Two jurors left the courtroom in tears.   

The following morning the only black juror explained to the judge that she and other jurors felt pressured by some of the jurors. She insisted that she was not going to change her vote." 

A mistrial was declared.

The media had reported that “…a three-judge panel of the 6th U.S. Circuit Court of Appeals found officers Zachary Rosen and Jason Bare were not immune from civil liability because they continued firing shots after Henry Green was no longer a threat. The ruling found a jury could ‘reasonably conclude’ that the officers’ use of force in this context was unreasonable.”

After killing Henry Green, Zachary Rosen was terminated when he was caught on cell phone video kicking a prone handcuffed suspect in the head. He was later reinstated to the police force.

About the April 26 verdict, Hood’s attorney Sean Walton stated in part, “…we will continue the fight to expose the truth of this tragedy and the lengths the city of Columbus has gone to in order to defend the same officer that they previously fired for excessive force shortly after this incident.”

In 2001 in Cincinnati, after many police killings of black men and simmering tensions, civil unrest led to an economic boycott of the city. Media reported that the boycott resulted in “an estimated $10 million in cancelled conventions and entertainers who called off appearances in Cincinnati.”

Then there was a “…Collaborate Agreement among the ACLU, the Cincinnati Black United Front, the city of Cincinnati and the Fraternal Order of Police which required police to adopt community-oriented policing. A federal monitor oversaw compliance with the agreement for six years and there is general agreement that police-community relations have been much better – not perfect, but better – in the intervening years,” according to WVXU news.

The City of Columbus and Columbus Division of Police claim to be implementing community policing practices with new Police Chief Elaine Bryant now taking the lead.

A September 2021 City of Columbus press release stated: “The U.S. Department of Justice (DOJ) accepted the City of Columbus’ invitation to review the Columbus Division of Police and provide assistance through its Community Oriented Policing Services (COPS) Office. This is the first time in the city’s history that the DOJ has been involved with the city under its COPS Office.”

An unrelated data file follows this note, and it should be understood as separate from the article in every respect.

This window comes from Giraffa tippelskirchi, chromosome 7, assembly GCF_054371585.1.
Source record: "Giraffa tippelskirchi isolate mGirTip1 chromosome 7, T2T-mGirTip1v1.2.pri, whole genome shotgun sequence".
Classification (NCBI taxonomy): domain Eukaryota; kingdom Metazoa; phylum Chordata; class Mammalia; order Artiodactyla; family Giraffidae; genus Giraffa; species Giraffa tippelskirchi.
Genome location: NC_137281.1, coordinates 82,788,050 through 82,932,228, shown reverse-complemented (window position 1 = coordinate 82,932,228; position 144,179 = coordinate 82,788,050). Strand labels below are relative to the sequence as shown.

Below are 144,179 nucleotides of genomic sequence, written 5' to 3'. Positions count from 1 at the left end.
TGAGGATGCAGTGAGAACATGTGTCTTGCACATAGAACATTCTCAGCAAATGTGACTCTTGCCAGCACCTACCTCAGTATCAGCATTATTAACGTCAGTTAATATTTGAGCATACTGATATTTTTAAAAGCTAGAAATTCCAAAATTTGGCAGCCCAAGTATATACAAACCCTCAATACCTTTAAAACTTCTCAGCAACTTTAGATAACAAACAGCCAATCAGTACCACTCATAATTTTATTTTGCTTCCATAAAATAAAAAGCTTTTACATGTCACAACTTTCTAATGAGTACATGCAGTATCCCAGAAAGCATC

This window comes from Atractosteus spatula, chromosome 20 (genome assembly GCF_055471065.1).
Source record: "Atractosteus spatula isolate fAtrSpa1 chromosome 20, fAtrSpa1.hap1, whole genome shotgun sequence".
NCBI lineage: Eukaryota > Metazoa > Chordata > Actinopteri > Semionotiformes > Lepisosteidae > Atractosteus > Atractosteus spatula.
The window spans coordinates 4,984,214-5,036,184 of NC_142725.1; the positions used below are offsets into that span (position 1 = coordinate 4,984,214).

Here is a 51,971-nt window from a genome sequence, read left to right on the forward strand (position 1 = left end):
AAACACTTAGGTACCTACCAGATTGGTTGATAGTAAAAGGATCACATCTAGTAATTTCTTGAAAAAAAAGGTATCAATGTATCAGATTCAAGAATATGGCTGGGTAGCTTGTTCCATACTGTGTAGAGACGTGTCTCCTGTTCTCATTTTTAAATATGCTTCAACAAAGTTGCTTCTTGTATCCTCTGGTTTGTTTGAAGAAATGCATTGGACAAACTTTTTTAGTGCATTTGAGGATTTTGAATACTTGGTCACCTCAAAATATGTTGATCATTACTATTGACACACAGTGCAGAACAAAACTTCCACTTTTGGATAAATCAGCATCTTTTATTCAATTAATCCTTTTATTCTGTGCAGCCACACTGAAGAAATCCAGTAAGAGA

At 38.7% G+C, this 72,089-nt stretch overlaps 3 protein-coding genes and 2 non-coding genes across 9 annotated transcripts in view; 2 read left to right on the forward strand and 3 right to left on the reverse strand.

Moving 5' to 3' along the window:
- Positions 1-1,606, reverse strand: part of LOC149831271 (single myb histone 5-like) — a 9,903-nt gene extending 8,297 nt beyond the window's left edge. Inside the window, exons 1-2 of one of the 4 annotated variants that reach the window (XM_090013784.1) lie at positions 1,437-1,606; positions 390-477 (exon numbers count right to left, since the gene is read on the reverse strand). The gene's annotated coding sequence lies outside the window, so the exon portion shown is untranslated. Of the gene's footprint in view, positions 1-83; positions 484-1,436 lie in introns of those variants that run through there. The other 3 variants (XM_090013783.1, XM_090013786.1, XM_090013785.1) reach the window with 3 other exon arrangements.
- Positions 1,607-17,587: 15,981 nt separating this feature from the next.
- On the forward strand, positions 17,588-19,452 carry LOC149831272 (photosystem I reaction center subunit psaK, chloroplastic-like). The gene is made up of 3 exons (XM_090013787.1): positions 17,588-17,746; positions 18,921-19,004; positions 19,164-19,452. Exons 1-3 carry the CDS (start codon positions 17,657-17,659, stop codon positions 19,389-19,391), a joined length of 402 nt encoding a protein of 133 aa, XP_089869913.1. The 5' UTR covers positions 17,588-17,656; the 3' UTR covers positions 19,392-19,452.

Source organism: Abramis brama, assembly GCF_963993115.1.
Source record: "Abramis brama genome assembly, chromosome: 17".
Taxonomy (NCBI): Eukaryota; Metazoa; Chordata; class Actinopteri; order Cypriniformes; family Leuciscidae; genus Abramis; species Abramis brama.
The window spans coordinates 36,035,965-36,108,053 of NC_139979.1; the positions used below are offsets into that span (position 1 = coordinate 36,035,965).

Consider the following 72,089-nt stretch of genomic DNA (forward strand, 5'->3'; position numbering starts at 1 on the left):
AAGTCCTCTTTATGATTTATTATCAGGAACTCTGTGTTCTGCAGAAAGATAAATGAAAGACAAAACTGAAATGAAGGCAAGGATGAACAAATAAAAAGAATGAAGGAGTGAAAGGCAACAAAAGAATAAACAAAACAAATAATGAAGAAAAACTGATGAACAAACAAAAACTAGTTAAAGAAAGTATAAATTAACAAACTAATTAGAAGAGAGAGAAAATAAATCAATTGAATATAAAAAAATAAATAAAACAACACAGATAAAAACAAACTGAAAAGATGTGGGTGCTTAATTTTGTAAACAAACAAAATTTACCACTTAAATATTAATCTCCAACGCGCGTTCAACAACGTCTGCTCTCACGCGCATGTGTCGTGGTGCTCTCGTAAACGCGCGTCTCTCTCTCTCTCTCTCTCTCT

Along with new procedures, however, accountability for past police misconduct does not appear to be in the program.

Walton also noted that “…the people of this city should not have to fight their own leaders who continue to use qualified immunity as a sword to defend bad officers.”

There is a movement to end qualified immunity in Ohio, spearheaded by Cynthia Brown.

The Columbus Free Press reported:

"Brown is seeking roughly 1,000 signatures needed by the Ohio Attorney General to approve ballot language for a 2022 initiative she is proposing to end qualified immunity for Columbus and Ohio law enforcement. If the language is accepted, Brown knows she will need a small army to gather the 400,000-plus signatures to get approval for a statewide vote.

Disheartening was how some state level and City of Columbus office holders talked tough during the summer of 2020 about ending qualified immunity, which they could do themselves, but as usual so found their promises were empty. 

Brown has taken it upon herself to end qualified immunity, her passion since her nephew Kareem Ali Nadir Jones was shot and killed by Columbus police in 2017. He was harassed for no good reason and ordered to get on the ground. He was then tragically shot in the face, neck, and in the back while on the ground by two white officers. Both are still with the Division.

'The ballot initiative is going to end qualified immunity for all government workers,' said Brown who is director for the De-Escalate Ohio Now! Heartbeatmovement. 'We are asking them to clarify the true meaning of qualified immunity. That’s the only way we are ever going to get accountability. I have come to the conclusion that you can train them all you want, but if they are going to kill in a split second you are going to get the same result if you don’t try to de-escalate the situation first.'”